Walmart Removing Greeters At 1,000 Stores

"Welcome to Walmart." That's how shoppers first encounter greeters, the Walmart employees tasked with welcoming customers to stores. These greeters have been a staple of Walmart shopping experience, but NPR now reports the retailer will eliminate these jobs at 1,000 stores nationally.

Walmart is reportedly replacing those greeters with "customer hosts," an expanded role that includes not just greeting shoppers but also assisting shoppers or taking care of security. Because of the added requirements of that role, NPR reports many of Walmart's greeters with disabilities would no longer be able to perform the jobs functions, which include the ability to "lift 25 pounds, clean up spills, collect carts and stand for long periods of time." The change therefor "appears to disproportionately affect workers with disabilities," many of whom told NPR they've been told they will lose their jobs toward the end of April.

"As we strive to constantly improve the experience for our customers, we will need to adjust roles from time to time. We've recently shared our plans to change the responsibilities of the people greeter role in some stores and that involves associates with disabilities in some cases," Walmart said in a statement to The Takeout. "We recognize that our associates with physical disabilities face a unique situation. With that in mind, we will be extending the current 60-day greeter transition period for associates with disabilities while we explore the circumstances and potential accommodations, for each individual, that can be made within each store. This allows these associates to continue their employment at the store as valued members of the team while we seek an acceptable, customized solution for all of those involved."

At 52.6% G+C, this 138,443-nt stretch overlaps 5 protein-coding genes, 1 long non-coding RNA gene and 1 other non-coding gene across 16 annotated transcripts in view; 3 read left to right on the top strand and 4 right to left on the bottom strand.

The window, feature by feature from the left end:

Walmart is the largest private employer in America, NPR notes. The company's 2015 Diversity & Inclusion report states that in 2005, Walmart formed a series of Associate Resource Groups including one called ADEA, or Associates For Disability Awareness And Education.

Adam Catlin, a man who is legally blind and has worked as a Walmart greeter for more than a decade, told the Associated Press it was "a shock" to learn that he would no longer be employed by the store in Selinsgrove, Pennsylvania.

His mother's Facebook post about the situation has been shared almost 10,000 times. "Due to his disability, he has always had the option to stay home and collect SSI [Social Security]," she writes. "However, Adam has such a strong desire to work and support himself. ... I am putting this out there to make all of you, his friends, that he has made in the community, know, to not expect his smiling face and heartfelt, booming 'hello' as you enter those doors in the future. (After April) What a sad you, and definitely to him."